New York, June 17 (): Planets in solar systems that have two suns – like the fictional Tatooine planet from the film Star Wars have more possibility of supporting alien life than planets with single suns, said a new research done by an astronomy student.
Joni Clark, an undergraduate at New Mexico State University, said that Tatooine’s dual suns might actually help prevent damaging solar winds from bombarding planets in their system, allowing for a wider “Goldilocks zone” of habitability.
Joni Clark simulated many types of systems including binary systems with two suns to test if the planets within these systems were more or less capable of being habitable.
He presented his research at the 222nd meeting of the American Astronomical Society in Indianapolis. In the study, he discovered in binary systems, the gravitational pull of the two suns orbiting around each other decreases the threat to those planets from solar winds, for example, increasing the chance of life surviving and water sources forming.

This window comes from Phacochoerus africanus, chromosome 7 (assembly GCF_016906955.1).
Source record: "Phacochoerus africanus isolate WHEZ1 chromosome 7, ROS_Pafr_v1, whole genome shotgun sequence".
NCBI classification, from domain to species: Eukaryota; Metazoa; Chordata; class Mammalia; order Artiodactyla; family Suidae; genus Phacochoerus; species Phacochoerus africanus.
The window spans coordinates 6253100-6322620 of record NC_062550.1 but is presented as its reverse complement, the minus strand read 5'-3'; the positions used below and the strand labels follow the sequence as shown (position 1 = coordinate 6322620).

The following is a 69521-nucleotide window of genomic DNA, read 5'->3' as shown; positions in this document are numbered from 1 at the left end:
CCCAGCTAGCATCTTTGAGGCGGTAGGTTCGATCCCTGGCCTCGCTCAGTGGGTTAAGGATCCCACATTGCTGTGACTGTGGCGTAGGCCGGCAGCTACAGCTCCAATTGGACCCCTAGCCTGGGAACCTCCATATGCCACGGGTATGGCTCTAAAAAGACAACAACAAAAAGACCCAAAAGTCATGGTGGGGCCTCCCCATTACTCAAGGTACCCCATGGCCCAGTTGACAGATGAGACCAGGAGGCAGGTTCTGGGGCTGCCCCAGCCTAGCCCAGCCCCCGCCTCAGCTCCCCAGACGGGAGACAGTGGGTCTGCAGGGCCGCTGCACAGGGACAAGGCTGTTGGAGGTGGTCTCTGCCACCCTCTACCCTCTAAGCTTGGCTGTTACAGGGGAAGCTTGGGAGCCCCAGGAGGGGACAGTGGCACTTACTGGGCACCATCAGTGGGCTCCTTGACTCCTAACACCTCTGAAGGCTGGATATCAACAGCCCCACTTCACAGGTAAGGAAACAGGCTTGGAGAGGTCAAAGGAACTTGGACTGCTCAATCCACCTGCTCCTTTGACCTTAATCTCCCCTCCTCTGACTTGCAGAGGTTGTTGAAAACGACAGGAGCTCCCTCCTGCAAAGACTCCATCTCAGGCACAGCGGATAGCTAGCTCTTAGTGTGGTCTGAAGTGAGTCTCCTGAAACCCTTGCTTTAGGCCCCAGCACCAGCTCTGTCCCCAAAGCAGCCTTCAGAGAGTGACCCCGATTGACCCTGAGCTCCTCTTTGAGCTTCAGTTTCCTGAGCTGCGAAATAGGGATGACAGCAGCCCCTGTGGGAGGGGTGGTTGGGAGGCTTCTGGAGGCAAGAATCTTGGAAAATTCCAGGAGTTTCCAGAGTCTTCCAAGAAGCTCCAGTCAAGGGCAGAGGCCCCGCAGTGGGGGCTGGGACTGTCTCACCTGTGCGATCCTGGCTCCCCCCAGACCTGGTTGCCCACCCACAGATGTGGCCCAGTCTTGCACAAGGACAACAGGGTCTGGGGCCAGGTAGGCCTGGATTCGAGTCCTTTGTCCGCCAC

Clark told, “[The stars] calm each other down. They vent to each other, and they are not focused on anything else. They slow each other down and that causes increased magnetic protection of the planets.”
The stars also have to fully orbit one another within 10 to 30 days to expand the habitable zone. If they drift too far, it could put a noteworthy gravitational strain on the orbiting planets.
Water worlds and rocky planets could form in areas of the system that might not be habitable without the double star interaction.
In these systems, it is also possible that habitable alien planets could occur as close-in to their stars as Venus is to the Sun.
An example of an existing planet in a binary system is the Kepler-35 b – a planet that orbits around a pair of sun-size stars. The discovery of Kepler-35b and another twin sun planet, Kepler-34 b, was announced in January 2012.